IMO 3: Personalized Medicine
Increasingly large, multiscale, and diverse data sets are being collected from patients with cancer. The most well-recognized sources of these data are high throughput molecular technologies, clinical imaging modalities and tumor biopsy analyses. While cancer may generate big data, big data are not cancer. Indeed, these big data sets have had limited impact on actual clinical practice, in part, because current standard of care treatment decisions are often made using guidelines that are statistically driven and based on averaged data from large patient cohorts with limited patient-specific inputs. Most cancers have at least a few effective therapies, but even these few produce a huge therapeutic parameter space of drug combination and dose schedules. Thus, an obvious challenge is developing models that exploit patient data sets to make better patient specific therapeutic decisions. This will be the central theme of our workshop this year.
And the winner is...
Winning team: specific aims
"A real-time adaptive treatment platform to extend survival in lung cancers with epidermal-growth factor (EGFR) mutation."
Non-small cell lung cancer is the leading cause of cancer-related mortality, with over 200,000 cases and 140,940 deaths estimated in the United States in 2011. This cancer is defined at the molecular level by driver mutations that occur in multiple oncogenes. Driver mutations begin in a single cell, and cause constitutive activation of signaling, leading to proliferation and tumorigenesis. Approximately 15-20% of tumors are characterized by activating mutation of the epidermal-growth factor receptor (EGFR). Although targeted therapy with oral tyrosine kinase inhibitors (TKIs) induces substantial tumor regression in the majority of patients, these responses are rarely durable, with median survival less than two years. This inevitable failure is due to emergence of diverse tumor resistance mechanisms that abrogate TKI activity. For example, selective pressure by EGFR TKI leads to a resistant clone harboring a gatekeeper mutation (T790M) in up to half of cases. Alternate acquired resistance mechanisms include overexpression of MET, human epidermal growth factor receptor 2 (HER2), and downstream mutation in phosphotidyl inosityl-3 kinase (PI3K). These clones often compete for survival within a dynamic fitness landscape inside the tumor microenvironment. Critical factors that impact clonal penetrance include choice of therapy and genetic hetereogeneity. Rationale selection of targeted agents, alone or in combination, may inhibit the emergence of multi-drug resistant clones, thus extending patient survival. The evolutionary complexity of these signaling pathways requires a quantitative approach which may be addressed using a patient-specific mathematical model.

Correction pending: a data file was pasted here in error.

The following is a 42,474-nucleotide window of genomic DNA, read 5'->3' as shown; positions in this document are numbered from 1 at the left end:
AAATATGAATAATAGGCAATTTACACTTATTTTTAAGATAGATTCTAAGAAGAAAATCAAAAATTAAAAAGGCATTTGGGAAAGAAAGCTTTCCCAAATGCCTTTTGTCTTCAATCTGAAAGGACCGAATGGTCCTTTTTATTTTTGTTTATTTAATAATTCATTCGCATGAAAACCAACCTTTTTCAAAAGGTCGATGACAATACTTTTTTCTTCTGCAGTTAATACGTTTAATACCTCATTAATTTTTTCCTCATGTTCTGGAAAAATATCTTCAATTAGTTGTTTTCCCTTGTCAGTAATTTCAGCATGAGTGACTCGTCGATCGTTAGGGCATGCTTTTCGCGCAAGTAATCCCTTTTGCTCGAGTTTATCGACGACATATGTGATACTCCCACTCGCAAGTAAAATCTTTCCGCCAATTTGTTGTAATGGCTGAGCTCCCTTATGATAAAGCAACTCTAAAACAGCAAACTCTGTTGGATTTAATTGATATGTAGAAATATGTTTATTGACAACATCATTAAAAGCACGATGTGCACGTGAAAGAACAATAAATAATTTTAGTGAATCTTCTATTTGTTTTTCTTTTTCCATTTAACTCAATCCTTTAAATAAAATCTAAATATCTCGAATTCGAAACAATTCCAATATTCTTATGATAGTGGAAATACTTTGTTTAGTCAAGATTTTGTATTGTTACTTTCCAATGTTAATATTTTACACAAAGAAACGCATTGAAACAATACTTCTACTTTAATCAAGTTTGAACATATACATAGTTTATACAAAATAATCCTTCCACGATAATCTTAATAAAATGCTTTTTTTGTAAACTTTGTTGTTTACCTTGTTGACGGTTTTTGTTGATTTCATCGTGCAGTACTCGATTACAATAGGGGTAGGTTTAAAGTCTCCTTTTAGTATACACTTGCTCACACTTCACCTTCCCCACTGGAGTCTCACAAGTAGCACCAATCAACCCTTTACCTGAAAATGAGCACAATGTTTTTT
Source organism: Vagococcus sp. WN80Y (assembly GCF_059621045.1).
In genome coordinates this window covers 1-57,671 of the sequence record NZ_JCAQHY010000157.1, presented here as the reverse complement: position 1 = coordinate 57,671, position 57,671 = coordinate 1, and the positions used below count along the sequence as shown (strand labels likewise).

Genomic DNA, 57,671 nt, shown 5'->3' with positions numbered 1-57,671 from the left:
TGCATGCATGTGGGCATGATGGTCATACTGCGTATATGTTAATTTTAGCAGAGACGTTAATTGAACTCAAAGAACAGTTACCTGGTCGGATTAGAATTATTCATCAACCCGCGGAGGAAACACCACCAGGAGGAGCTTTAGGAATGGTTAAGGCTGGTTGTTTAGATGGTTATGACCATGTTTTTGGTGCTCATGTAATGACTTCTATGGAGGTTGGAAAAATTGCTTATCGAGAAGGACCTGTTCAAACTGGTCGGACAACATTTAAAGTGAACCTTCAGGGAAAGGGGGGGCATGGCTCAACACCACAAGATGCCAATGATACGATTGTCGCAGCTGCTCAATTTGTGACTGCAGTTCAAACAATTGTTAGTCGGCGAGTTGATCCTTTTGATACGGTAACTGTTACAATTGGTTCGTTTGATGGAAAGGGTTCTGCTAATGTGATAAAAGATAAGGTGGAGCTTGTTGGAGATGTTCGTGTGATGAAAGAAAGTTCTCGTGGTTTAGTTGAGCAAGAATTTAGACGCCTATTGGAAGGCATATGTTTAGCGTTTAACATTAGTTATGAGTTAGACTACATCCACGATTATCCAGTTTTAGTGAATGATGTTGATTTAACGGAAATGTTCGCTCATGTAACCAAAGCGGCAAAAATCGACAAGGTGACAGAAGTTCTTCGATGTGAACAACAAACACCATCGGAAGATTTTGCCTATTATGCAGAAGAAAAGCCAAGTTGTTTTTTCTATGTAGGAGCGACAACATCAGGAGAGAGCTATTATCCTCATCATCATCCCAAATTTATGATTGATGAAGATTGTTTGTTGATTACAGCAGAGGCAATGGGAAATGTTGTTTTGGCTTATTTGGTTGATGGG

Signaling networks and clinical patient covariates were used to construct a mathematical model that predicts optimal drug sequence to maximize survival time and avoid escalating toxicity. Based upon systematic literature review, we utilized inputs such as published radiographic response rates, preclinical activity, and probability of mutation. We then applied increasingly sophisticated modeling techniques to inform future optimal courses of treatment. The inputs into the models are split into three categories, which also divide into the layers of complexity of the models used. The three types of input include: inferred constants throughout all populations, response parameters from each patient visit, and parameters from published patient-level case studies.
Pretreatment molecular phenotype, in combination with real-time clinical variables obtained from plasma and radiographic imaging, can be used to predict optimal drug sequence and thereby extend progression-free survival. In the future, this adaptive mathematical model could guide clinical decision making for personalized therapy of EGFR-positive stage IV NSCLC.
Specific Aim 1
Refine the mathematical model, using clinical data from a retrospective institutional cohort of advanced EGFR+ lung cancer patients. We have identified five distinct targeted treatment groups (erlotinib, afatinib, BKM120, selumetinib, and onartuzumab + erlotinib) with linked tumor molecular profiles and clinical response data. Model inputs will include: presence of T790M, MET and HER2 amplification, PI3K mutation, estimated progression-free survival, and circulating hepatocyte growth factor (HGF) levels; as well as radiomics from computed tomography. The output of the model will be volumetric tumor burden. By performing parameter re-estimation on these data, a more refined clinical prediction tool can be derived. This model can then be tested in future prospective studies.
Specific Aim 2
Utilize model-derived novel drug combination schedules and compare with standard of care using a metastatic EGFR driven in vivo model. Using the mathematical model, we will identify treatment schedules that significantly reduce tumor burden and prolong survival in a virtual murine population. These putative treatment regimens, consisting of time-dependent single and/or combinations of targeted inhibitors, will be tested against erlotinib monotherapy in this mouse model of EGFR-driven tumors. Translational endpoints will include survival time, toxicity (animal weight), circulating HGF levels, and genotype of emerging resistant disease.